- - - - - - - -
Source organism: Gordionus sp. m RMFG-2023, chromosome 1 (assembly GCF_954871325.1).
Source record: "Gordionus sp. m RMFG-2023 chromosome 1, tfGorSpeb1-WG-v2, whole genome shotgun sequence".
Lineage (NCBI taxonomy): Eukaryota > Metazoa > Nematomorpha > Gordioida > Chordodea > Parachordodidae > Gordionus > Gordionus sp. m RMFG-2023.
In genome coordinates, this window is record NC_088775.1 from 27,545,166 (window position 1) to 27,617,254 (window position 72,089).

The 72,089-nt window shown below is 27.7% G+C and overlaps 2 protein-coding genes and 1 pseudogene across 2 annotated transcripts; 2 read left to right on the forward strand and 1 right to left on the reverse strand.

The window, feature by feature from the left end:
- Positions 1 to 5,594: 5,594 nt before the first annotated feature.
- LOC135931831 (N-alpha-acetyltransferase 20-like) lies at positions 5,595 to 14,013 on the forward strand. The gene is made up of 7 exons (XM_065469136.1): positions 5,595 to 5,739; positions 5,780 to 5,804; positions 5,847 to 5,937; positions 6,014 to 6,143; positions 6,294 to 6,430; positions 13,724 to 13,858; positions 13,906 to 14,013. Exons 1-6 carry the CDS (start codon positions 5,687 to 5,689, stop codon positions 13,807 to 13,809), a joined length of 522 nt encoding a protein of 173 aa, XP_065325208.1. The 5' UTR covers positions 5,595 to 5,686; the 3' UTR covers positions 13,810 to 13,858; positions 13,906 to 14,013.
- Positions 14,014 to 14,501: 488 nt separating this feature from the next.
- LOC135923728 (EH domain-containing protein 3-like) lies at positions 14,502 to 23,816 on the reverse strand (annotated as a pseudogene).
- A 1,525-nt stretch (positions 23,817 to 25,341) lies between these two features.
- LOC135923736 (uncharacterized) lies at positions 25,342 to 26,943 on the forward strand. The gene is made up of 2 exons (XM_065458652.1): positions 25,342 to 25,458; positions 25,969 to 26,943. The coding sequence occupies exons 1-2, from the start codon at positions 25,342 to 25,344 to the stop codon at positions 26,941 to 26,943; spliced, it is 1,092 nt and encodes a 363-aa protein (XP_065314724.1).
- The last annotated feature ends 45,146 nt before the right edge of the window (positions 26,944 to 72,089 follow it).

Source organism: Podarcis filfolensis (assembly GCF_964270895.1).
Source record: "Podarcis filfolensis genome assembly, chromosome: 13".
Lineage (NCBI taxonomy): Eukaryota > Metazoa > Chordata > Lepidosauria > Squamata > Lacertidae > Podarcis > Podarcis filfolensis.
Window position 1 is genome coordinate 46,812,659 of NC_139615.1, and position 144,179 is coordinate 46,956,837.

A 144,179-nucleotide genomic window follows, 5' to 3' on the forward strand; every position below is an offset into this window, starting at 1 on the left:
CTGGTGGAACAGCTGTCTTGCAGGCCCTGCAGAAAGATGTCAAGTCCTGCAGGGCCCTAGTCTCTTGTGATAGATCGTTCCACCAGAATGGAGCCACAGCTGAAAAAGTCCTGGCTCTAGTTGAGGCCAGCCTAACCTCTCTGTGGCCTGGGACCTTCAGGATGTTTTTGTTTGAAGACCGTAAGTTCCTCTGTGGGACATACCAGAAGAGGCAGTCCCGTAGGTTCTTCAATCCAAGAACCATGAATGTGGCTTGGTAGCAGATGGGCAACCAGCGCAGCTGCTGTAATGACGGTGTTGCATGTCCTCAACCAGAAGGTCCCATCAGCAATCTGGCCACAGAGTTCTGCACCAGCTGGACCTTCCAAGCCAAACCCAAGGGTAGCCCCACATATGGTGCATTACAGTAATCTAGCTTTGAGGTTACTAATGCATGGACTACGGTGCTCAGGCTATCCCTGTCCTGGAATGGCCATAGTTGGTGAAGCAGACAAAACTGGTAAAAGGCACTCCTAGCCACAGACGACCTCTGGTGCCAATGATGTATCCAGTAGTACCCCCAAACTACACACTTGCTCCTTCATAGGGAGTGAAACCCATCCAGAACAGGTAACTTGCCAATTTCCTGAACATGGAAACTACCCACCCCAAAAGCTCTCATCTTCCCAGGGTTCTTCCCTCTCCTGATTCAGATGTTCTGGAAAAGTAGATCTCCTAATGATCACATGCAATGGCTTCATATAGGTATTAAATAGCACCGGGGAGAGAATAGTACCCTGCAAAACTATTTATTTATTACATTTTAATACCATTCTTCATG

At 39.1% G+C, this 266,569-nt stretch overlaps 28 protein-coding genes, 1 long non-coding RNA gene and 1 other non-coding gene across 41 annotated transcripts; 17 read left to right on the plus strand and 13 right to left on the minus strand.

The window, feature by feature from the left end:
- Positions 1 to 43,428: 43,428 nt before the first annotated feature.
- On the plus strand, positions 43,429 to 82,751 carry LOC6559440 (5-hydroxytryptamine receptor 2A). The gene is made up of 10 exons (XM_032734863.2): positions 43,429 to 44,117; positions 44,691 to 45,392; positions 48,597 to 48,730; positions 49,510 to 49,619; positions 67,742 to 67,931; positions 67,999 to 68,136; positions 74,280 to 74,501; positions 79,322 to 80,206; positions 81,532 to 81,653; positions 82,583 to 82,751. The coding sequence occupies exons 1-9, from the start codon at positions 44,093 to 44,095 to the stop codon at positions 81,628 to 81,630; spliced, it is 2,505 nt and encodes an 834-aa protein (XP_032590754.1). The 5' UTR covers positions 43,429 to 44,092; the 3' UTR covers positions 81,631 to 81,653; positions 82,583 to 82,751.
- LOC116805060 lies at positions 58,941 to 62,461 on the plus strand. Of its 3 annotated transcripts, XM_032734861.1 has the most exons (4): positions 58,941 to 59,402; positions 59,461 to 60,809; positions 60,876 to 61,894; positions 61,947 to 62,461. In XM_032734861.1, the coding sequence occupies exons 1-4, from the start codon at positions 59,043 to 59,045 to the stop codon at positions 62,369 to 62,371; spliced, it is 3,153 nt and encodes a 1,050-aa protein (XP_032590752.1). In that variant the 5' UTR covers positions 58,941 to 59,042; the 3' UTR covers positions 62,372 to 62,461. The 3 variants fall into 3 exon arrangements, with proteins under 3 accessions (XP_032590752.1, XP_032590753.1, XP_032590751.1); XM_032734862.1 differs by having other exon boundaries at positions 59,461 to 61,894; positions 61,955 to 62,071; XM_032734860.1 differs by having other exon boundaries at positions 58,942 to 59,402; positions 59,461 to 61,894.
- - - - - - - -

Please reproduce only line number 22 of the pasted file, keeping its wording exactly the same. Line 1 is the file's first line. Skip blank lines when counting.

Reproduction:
- Positions 1 to 43,428: 43,428 nt before the first annotated feature.